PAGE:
Cheetah marking trees are hotspots for communication also for other species
Marking trees are important hotspots of communication for cheetahs: Here they exchange information with and about other cheetahs via scent marks, urine and scats. A team from the Cheetah Research Project of the Leibniz Institute for Zoo and Wildlife Research (Leibniz-IZW) now showed that several mammalian species on farmland in Namibia maintain a network for intra- and interspecific communication at cheetah trees. Black-backed jackals, African wildcats and warthogs visited and sniffed the cheetahs' “places to be” more frequently than control trees, the team concluded from photos and videos recorded by wildlife camera traps in a paper in the scientific journal “Mammalian Biology”. A common prey species of the cheetahs, however, avoided these hotspots.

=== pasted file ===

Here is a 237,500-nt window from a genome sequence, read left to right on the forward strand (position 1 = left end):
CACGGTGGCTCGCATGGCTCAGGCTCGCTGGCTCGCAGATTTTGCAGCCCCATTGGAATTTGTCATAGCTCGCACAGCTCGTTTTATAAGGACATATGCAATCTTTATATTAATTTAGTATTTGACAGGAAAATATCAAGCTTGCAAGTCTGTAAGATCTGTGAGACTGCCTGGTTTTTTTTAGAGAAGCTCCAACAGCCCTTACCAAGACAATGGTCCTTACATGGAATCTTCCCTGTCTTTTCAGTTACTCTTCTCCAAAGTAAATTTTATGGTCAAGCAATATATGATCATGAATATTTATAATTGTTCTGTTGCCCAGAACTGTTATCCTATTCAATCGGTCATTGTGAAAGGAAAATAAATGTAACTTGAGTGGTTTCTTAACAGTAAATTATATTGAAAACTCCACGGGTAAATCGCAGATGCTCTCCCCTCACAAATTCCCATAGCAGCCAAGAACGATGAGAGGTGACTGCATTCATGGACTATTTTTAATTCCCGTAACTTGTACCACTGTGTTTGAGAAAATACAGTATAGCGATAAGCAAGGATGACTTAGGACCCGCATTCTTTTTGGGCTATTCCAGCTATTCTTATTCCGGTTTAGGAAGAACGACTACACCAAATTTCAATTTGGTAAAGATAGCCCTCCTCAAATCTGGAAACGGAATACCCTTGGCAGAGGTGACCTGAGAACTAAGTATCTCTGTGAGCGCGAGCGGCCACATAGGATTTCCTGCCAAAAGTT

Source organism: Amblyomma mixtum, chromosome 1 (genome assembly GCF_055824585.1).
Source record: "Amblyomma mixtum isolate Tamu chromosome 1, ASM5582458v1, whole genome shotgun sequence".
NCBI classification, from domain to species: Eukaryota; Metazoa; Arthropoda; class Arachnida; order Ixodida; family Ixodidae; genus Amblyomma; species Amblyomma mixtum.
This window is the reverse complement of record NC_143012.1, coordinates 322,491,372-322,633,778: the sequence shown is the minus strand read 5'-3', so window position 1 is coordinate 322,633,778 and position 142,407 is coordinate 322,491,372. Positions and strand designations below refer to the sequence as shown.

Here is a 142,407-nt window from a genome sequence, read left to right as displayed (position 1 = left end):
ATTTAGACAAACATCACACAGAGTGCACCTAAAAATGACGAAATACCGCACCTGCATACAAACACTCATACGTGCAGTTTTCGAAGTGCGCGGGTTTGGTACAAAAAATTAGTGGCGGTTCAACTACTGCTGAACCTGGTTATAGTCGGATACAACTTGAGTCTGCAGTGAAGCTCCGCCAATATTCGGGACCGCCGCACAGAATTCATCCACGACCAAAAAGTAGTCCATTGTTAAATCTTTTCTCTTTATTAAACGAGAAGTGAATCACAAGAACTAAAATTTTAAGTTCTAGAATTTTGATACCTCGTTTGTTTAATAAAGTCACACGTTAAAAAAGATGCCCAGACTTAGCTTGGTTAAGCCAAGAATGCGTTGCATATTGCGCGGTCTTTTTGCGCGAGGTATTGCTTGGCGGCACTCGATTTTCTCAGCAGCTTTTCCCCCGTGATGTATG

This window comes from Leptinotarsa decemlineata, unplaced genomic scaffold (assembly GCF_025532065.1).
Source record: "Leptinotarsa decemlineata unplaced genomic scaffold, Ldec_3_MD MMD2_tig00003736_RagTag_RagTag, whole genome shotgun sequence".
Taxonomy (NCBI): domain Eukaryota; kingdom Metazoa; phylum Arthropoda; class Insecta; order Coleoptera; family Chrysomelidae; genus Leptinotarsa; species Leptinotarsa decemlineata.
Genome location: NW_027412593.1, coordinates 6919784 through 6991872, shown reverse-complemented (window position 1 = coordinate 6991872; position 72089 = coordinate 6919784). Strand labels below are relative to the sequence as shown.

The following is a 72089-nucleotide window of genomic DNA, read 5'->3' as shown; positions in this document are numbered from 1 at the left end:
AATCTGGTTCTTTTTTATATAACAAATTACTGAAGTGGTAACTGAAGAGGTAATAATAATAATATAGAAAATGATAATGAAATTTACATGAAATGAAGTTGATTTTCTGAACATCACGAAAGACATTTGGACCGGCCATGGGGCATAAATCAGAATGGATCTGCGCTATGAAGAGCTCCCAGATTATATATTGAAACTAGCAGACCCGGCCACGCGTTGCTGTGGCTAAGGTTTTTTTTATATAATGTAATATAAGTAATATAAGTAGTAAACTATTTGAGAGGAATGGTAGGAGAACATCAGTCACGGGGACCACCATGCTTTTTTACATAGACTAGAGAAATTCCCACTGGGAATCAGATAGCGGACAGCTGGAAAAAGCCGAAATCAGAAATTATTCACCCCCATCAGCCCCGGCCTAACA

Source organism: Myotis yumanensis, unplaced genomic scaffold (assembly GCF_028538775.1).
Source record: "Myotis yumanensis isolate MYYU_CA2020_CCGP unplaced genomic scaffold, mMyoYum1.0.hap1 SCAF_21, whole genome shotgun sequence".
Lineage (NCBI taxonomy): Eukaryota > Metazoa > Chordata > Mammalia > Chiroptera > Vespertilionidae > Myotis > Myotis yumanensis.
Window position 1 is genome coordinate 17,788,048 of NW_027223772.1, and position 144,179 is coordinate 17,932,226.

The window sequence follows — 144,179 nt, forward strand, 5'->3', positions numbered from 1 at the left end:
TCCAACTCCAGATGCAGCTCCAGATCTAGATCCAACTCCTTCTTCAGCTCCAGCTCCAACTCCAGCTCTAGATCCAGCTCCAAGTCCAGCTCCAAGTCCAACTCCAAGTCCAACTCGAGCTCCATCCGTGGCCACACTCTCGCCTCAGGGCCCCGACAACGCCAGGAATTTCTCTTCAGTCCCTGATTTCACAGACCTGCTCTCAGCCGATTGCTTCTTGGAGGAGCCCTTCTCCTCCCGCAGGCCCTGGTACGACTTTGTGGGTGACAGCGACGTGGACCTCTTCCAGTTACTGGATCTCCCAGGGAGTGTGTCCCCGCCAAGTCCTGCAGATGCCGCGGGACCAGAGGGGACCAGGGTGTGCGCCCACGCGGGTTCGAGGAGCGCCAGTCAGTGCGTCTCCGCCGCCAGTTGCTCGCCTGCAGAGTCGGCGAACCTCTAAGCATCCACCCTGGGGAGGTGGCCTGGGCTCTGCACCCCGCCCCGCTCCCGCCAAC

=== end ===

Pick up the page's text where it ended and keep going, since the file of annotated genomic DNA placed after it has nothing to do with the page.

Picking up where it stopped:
Many mammalian species use scent marks, urine or scats to communicate with each other. By doing so, animals leave, receive and exchange information on territory ownership, reproductive receptiveness, health status or diet. Whether and how such olfactory communication is also used by other species than the one having placed the information is not well understood. Scientists from the Leibniz-IZW Cheetah Research Project now observed nine cheetah marking trees and nine similarly looking control trees on farmland in Namibia with wildlife camera traps. They found that some species visited and sniffed cheetah marking trees more frequently than control trees, suggesting they gain important information from cheetah markings. Other species exchanged information at the same frequency at cheetah marking trees and control trees. This indicates that they used prominent trees for their own communication. The scientists concluded that mammals on Namibian farmland maintain communication networks within and between species